He illustrated a number of story books including Friend or Foe written by Etta Kaner, Pretty Ballerina by G.C.MacRae and The African Animal Football by Immanuel Suttner.
Quentin Blake and his Roald Dahl prints and artworks inspire him. It keeps the cartoonist him alive. “He is one artist I admire,” says Anderson.
He also says that he still tries to do some advertising illustrations and editorial cartooning.
While his love for animals inspired David Anderson to be what he is today, Barbara Reid’s interest in clay modeling makes her, one of the most loved illustrators and storytellers in Toronto.
She loved getting her hands dirty. She still does. With carefully modeled clay figures well supported by splashes of beautiful colors and remarkable detailing, Reid’s illustrations are one of a kind.
“I was really interested in picture books when I was little. I was attracted to children’s literature,” Reid says.
She studied illustration at OCAD University but her interest towards children’s storybooks just kept growing.
“When I write and illustrate a book, I feel like a kid,” she says.“These stories are special simply because they stay with us forever.”
Though she started it for fun, the more she worked on illustrations using clay, she realized that it worked really well among children.
“Kids look at my art and they try to do it themselves and it really kept me going,” Reid says.
Reid’s work is widely accepted and appreciated among schools in Toronto. Her fabulous clay art inspires a lot of school kids.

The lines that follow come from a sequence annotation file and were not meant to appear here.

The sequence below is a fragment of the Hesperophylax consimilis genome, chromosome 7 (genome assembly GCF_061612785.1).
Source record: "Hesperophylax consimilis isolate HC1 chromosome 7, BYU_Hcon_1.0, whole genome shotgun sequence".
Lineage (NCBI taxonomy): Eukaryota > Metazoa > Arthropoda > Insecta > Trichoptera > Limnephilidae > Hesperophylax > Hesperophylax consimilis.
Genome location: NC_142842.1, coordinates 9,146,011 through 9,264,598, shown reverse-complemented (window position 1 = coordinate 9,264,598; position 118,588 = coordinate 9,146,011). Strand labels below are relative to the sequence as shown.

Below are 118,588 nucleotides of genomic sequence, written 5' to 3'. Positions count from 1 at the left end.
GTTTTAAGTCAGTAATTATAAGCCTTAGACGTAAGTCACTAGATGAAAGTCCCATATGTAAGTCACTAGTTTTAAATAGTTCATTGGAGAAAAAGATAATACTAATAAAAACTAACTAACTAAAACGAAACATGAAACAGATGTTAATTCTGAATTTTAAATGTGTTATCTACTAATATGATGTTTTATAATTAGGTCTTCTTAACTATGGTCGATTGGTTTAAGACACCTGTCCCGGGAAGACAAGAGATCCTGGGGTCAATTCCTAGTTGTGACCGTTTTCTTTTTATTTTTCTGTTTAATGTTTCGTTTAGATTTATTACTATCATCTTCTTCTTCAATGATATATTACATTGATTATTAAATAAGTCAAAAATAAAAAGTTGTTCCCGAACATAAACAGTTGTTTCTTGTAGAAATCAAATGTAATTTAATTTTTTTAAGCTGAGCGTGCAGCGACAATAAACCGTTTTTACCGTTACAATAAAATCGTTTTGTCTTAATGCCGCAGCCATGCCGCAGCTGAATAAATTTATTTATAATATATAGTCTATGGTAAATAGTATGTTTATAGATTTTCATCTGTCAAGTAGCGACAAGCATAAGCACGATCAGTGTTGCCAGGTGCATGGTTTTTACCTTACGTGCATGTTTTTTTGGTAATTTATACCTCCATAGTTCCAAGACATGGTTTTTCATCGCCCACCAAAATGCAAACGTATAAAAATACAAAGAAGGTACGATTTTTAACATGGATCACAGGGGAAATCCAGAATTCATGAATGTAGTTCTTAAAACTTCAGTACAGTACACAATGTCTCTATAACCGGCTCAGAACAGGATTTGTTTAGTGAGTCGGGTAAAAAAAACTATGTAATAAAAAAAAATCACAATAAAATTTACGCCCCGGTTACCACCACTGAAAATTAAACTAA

“They do projects using clay and they send me photographs,” she says. “We have this conversation. Their feedback is something that keeps me going.”
Being an only child, Reid spent her time outdoors, reading, using imagination and playing with friends. The author says that a child requires parent’s attention and books play a big role in it.
“Intimacy of a parent reading a book to the child, that’s what they want as much as the book,” Reid says. “It is this interaction that is lacking in the digital world.”
If a kid doesn’t experience balancing on a log across a stream or being outside in the outdoors, he is missing out on something great. And this demands alternatives.
Time challenges her. “I need a lot of thinking time to make a book,” Reid says. “I want to do 500 more books and I feel I don’t have enough time.”
She has received a number of awards including the Ezra Jack Keats Award, the Vicky Metcalf Award for Literature for Young People and the Governor General’s Award for Illustration.
“Awards are nice, but some of the emotional moments have been very quiet,” she says. “I talk with kids as I walk out of the school. They give me letters and that moves me.”
Reid has written more than a dozen storybooks and illustrated over 25 and she still is waiting for the biggest moment of her career.
“I don’t know. I feel like I just started yesterday,” Reid says. “I forget how long I have been doing it.”
Perhaps the kid in her pushes her to do the best.